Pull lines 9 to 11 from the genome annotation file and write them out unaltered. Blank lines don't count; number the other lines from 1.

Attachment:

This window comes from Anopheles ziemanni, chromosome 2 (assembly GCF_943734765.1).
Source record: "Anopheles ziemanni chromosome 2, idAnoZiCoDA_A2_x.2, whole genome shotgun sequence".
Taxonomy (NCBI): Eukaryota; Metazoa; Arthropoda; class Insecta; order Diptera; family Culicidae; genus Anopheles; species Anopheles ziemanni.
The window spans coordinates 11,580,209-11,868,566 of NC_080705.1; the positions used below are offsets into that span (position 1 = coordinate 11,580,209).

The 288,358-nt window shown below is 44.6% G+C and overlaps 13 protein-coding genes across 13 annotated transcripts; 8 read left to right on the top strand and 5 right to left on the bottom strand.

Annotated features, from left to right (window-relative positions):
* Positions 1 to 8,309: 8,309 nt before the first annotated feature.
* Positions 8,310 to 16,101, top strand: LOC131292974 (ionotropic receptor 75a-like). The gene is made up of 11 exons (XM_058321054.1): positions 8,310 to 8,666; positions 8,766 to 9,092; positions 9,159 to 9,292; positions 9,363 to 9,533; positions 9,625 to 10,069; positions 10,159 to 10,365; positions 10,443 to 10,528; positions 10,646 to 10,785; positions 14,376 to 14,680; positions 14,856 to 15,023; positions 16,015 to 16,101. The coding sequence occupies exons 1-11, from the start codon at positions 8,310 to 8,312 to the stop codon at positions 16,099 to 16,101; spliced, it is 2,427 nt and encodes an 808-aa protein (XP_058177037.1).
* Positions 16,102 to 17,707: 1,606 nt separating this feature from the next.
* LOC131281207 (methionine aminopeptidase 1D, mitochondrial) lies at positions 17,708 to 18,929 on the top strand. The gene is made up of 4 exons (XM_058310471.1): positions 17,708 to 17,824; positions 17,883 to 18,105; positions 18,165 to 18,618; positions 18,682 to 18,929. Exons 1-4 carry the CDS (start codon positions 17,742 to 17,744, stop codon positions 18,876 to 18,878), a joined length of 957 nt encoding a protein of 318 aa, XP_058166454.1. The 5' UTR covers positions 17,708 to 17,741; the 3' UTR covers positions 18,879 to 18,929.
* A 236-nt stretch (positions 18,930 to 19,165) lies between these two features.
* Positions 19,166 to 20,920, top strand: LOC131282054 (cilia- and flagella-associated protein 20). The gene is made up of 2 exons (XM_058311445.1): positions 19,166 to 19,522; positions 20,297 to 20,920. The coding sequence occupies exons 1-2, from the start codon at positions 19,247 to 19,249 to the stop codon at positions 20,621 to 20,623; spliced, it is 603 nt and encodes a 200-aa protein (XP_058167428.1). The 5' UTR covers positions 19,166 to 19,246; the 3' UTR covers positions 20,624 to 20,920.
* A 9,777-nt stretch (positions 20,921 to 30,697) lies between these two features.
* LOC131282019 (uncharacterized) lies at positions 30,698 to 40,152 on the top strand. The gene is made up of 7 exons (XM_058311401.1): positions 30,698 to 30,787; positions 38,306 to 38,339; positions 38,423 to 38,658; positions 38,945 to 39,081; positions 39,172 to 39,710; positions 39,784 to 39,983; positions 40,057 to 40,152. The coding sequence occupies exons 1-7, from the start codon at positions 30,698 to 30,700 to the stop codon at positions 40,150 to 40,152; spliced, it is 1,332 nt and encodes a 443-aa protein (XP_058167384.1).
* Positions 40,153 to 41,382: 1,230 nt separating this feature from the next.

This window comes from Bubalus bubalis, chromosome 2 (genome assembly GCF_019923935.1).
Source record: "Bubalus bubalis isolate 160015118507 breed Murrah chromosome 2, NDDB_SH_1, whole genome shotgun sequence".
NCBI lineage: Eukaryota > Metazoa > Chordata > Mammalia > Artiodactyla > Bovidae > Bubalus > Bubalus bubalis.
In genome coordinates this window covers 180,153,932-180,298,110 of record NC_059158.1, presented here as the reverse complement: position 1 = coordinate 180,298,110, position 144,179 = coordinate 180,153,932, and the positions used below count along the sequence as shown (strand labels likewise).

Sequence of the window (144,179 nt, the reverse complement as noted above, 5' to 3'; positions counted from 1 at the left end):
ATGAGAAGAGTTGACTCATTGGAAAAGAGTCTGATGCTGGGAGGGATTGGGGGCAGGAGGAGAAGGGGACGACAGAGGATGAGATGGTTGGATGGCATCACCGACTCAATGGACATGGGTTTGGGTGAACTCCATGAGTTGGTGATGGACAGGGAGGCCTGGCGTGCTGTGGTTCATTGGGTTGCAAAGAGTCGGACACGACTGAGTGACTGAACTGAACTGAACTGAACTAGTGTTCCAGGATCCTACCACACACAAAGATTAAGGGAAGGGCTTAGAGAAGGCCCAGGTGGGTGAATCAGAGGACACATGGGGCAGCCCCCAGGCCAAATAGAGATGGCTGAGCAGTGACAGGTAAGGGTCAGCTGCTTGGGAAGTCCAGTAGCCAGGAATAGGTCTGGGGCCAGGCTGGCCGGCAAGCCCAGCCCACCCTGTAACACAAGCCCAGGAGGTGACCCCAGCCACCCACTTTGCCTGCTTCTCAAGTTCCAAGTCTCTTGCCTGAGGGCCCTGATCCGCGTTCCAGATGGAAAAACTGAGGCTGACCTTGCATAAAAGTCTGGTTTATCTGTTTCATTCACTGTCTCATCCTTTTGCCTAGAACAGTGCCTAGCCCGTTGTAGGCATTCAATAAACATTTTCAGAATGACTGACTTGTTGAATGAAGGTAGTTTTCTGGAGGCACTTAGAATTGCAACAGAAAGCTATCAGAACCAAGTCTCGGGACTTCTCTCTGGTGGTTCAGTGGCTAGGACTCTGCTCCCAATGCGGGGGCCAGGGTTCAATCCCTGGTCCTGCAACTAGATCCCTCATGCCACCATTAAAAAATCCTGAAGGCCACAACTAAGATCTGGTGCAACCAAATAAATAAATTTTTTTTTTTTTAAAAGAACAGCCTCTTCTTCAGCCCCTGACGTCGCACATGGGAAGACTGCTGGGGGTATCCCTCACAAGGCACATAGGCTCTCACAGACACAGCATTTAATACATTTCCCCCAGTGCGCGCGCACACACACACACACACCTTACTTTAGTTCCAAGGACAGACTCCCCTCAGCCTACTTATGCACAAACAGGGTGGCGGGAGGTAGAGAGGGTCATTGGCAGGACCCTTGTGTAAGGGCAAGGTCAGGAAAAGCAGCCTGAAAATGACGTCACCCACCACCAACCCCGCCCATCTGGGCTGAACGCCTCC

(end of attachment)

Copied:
* Positions 16,102 to 17,707: 1,606 nt separating this feature from the next.
* LOC131281207 (methionine aminopeptidase 1D, mitochondrial) lies at positions 17,708 to 18,929 on the top strand. The gene is made up of 4 exons (XM_058310471.1): positions 17,708 to 17,824; positions 17,883 to 18,105; positions 18,165 to 18,618; positions 18,682 to 18,929. Exons 1-4 carry the CDS (start codon positions 17,742 to 17,744, stop codon positions 18,876 to 18,878), a joined length of 957 nt encoding a protein of 318 aa, XP_058166454.1. The 5' UTR covers positions 17,708 to 17,741; the 3' UTR covers positions 18,879 to 18,929.
* A 236-nt stretch (positions 18,930 to 19,165) lies between these two features.